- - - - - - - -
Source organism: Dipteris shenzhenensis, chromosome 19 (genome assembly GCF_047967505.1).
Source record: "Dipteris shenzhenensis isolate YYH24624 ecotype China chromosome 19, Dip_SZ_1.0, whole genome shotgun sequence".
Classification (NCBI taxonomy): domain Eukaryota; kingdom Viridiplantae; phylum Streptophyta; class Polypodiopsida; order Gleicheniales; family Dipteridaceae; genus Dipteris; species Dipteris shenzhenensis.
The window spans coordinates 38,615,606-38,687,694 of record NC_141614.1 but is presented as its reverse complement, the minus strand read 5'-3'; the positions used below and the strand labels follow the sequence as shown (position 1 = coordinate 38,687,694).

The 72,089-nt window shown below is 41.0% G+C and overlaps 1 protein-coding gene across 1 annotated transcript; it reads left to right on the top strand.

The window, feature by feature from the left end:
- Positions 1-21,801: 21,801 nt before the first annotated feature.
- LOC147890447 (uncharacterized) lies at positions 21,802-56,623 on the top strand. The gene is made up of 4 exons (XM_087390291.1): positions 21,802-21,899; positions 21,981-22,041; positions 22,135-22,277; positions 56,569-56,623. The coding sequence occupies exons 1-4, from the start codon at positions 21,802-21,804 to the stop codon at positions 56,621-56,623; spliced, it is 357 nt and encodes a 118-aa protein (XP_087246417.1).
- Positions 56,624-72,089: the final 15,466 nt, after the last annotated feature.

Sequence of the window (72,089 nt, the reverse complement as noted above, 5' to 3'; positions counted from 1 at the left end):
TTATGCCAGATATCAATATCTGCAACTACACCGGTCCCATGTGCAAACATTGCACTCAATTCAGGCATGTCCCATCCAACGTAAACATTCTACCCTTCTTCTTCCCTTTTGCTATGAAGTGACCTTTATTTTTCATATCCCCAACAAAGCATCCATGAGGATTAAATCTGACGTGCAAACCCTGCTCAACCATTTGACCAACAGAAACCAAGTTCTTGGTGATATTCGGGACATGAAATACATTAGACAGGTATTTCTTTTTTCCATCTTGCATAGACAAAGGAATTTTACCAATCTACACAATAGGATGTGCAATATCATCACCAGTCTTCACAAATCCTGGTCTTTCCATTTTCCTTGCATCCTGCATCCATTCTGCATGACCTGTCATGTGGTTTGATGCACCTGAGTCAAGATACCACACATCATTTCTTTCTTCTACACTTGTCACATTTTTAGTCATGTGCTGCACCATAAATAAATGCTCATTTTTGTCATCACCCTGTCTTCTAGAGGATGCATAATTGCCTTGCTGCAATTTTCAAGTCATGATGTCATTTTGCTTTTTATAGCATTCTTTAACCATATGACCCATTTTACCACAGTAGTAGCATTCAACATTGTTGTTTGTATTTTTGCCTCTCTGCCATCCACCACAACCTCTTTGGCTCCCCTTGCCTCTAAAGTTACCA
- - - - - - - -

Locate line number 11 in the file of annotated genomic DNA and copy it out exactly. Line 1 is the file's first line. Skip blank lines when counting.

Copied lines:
TTATGCCAGATATCAATATCTGCAACTACACCGGTCCCATGTGCAAACATTGCACTCAATTCAGGCATGTCCCATCCAACGTAAACATTCTACCCTTCTTCTTCCCTTTTGCTATGAAGTGACCTTTATTTTTCATATCCCCAACAAAGCATCCATGAGGATTAAATCTGACGTGCAAACCCTGCTCAACCATTTGACCAACAGAAACCAAGTTCTTGGTGATATTCGGGACATGAAATACATTAGACAGGTATTTCTTTTTTCCATCTTGCATAGACAAAGGAATTTTACCAATCTACACAATAGGATGTGCAATATCATCACCAGTCTTCACAAATCCTGGTCTTTCCATTTTCCTTGCATCCTGCATCCATTCTGCATGACCTGTCATGTGGTTTGATGCACCTGAGTCAAGATACCACACATCATTTCTTTCTTCTACACTTGTCACATTTTTAGTCATGTGCTGCACCATAAATAAATGCTCATTTTTGTCATCACCCTGTCTTCTAGAGGATGCATAATTGCCTTGCTGCAATTTTCAAGTCATGATGTCATTTTGCTTTTTATAGCATTCTTTAACCATATGACCCATTTTACCACAGTAGTAGCATTCAACATTGTTGTTTGTATTTTTGCCTCTCTGCCATCCACCACAACCTCTTTGGCTCCCCTTGCCTCTAAAGTTACCA